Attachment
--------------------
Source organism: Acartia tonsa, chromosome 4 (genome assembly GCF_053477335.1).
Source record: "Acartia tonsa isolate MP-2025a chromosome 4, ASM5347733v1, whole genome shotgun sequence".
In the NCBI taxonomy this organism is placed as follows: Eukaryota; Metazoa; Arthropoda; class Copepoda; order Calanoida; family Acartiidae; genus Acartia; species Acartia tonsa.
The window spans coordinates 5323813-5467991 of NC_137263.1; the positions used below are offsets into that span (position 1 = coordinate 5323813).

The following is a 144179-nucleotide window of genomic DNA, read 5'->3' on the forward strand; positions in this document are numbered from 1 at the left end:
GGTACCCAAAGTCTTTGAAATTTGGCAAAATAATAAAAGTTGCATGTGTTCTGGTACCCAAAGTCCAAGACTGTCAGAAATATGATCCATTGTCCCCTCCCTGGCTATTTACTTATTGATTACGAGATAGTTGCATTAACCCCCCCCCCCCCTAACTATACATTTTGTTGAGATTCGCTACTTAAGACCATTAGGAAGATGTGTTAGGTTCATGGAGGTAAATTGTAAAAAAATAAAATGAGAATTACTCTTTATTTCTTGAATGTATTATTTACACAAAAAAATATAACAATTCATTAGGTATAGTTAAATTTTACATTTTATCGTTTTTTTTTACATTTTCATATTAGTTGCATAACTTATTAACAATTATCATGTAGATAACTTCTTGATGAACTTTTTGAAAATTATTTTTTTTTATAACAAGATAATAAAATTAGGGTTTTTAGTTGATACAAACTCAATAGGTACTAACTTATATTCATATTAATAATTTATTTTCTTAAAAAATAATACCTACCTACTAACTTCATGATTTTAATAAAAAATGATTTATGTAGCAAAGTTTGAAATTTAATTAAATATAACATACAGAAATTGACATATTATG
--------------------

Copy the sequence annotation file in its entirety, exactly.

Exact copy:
Source organism: Acartia tonsa, chromosome 4 (genome assembly GCF_053477335.1).
Source record: "Acartia tonsa isolate MP-2025a chromosome 4, ASM5347733v1, whole genome shotgun sequence".
In the NCBI taxonomy this organism is placed as follows: Eukaryota; Metazoa; Arthropoda; class Copepoda; order Calanoida; family Acartiidae; genus Acartia; species Acartia tonsa.
The window spans coordinates 5323813-5467991 of NC_137263.1; the positions used below are offsets into that span (position 1 = coordinate 5323813).

The following is a 144179-nucleotide window of genomic DNA, read 5'->3' on the forward strand; positions in this document are numbered from 1 at the left end:
GGTACCCAAAGTCTTTGAAATTTGGCAAAATAATAAAAGTTGCATGTGTTCTGGTACCCAAAGTCCAAGACTGTCAGAAATATGATCCATTGTCCCCTCCCTGGCTATTTACTTATTGATTACGAGATAGTTGCATTAACCCCCCCCCCCCCTAACTATACATTTTGTTGAGATTCGCTACTTAAGACCATTAGGAAGATGTGTTAGGTTCATGGAGGTAAATTGTAAAAAAATAAAATGAGAATTACTCTTTATTTCTTGAATGTATTATTTACACAAAAAAATATAACAATTCATTAGGTATAGTTAAATTTTACATTTTATCGTTTTTTTTTACATTTTCATATTAGTTGCATAACTTATTAACAATTATCATGTAGATAACTTCTTGATGAACTTTTTGAAAATTATTTTTTTTTATAACAAGATAATAAAATTAGGGTTTTTAGTTGATACAAACTCAATAGGTACTAACTTATATTCATATTAATAATTTATTTTCTTAAAAAATAATACCTACCTACTAACTTCATGATTTTAATAAAAAATGATTTATGTAGCAAAGTTTGAAATTTAATTAAATATAACATACAGAAATTGACATATTATG